An ONO film (Oxide Nitride Oxide film) 24 is provided in a space having a substantially cylindrical configuration between a portion of the silicon pillar SP positioned in the stacked memory body (hereinbelow also referred to as “central portion of the silicon pillar”) and the side face of the through-hole 17. In order from the outside, i.e., the electrode film WL side, an insulative block layer 25, a charge storage layer 26, and an insulative tunnel insulation layer 27 are stacked to form the ONO film 24. The block layer 25 is a layer in which current essentially does not flow even when a voltage in the range of a drive voltage of the device 1 is applied. The charge storage layer 26 is a layer capable of retaining a charge such as, for example, a layer including electron trap sites. Although the tunnel insulation layer 27 normally is insulative, the tunnel insulation layer 27 allows a tunnel current to flow when a prescribed voltage in the range of the drive voltage of the device 1 is applied. The block layer 25 contacts the insulating films 12 and the electrode films WL. The tunnel insulation layer 27 contacts the silicon pillar SP. The block layer 25 and the tunnel insulation layer 27 are formed of, for example, silicon oxide (SiO2). The charge storage layer 26 is formed of, for example, silicon nitride (SiN).

The block layer 25, the charge storage layer 26, and the tunnel insulation layer 27 which form the ONO film 24 between the silicon pillar SP and the electrode films WL are formed in a mutually parallel layer configuration along the inner side face of the through-hole 17. In the gap 18, that is, between the silicon pillar SP and the insulating film 12, the block layer 25 and the charge storage layer 26 of the ONO film 24 are formed along an inner face of the gap 18 and are curved in a recessed configuration as viewed from the central axis of the through-hole 17. “Along the inner face” not only refers to the case where the charge storage layer 26 is provided parallel to the inner face of the gap 18, but also includes the case where the charge storage layer 26 extends away from the silicon pillar SP toward the interior of the gap 18 and then extends back toward the silicon pillar SP. The tunnel insulation layer 27 is formed to fill the gap 18. In other words, a portion of the tunnel insulation layer 27 between the silicon pillar SP and the insulating film 12 is thicker than a portion of the tunnel insulation layer 27 between the silicon pillar SP and the electrode film WL.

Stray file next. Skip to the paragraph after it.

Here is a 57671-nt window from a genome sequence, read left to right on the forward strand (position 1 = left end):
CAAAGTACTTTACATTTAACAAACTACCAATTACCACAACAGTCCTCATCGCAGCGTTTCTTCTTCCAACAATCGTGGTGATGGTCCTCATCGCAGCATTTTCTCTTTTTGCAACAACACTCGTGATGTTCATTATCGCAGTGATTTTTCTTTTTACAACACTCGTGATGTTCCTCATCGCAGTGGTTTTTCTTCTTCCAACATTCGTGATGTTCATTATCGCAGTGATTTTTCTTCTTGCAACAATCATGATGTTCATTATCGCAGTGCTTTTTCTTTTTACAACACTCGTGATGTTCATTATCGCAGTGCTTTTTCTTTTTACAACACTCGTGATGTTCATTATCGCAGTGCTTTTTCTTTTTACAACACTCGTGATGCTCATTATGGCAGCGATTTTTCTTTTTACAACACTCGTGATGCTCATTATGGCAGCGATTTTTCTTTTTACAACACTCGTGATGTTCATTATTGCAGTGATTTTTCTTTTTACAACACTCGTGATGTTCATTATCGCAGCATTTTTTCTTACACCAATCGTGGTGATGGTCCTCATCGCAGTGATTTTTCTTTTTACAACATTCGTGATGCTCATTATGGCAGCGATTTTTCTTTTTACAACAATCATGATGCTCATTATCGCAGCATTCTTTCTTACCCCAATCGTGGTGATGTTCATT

A length of the gap 18 in the Z direction, that is, a distance between the electrode films WL, satisfies Formula (1) below, where S is the distance between the electrode films WL, tb is a thickness of the block layer 25, tc is a thickness of the charge storage layer 26, and tt is a thickness of the tunnel insulation layer 27.


(tb+tc)×2<S<(tb+tc+tt)×2  (1)

Making the distance S between the electrode films larger than twice the sum of the thickness tb of the block layer 25 and the thickness tc of the charge storage layer 26 enables the block layer 25 and the charge storage layer 26 to extend around inside the gap 18. On the other hand, making the distance S between the electrode films smaller than twice the sum of the thickness tb of the block layer 25, the thickness tc of the charge storage layer 26, and the thickness tt of the tunnel insulation layer 27 prevents the silicon pillar SP from entering into the gap 18.

An operation of this embodiment will now be described.

In the device 1 according to this embodiment, the central portion of the silicon pillar SP functions as channels; and the electrode films WL function as control gates. Thereby, an SGT (Surrounding Gate Transistor) which forms a memory cell is formed at each intersection of the silicon pillar SP and the electrode films WL. SGT refers to a transistor having a structure in which a gate electrode encloses a channel. Then, in each memory cell, electrons are trapped and stored in the electron traps in the charge storage layer 26; and information is thereby stored.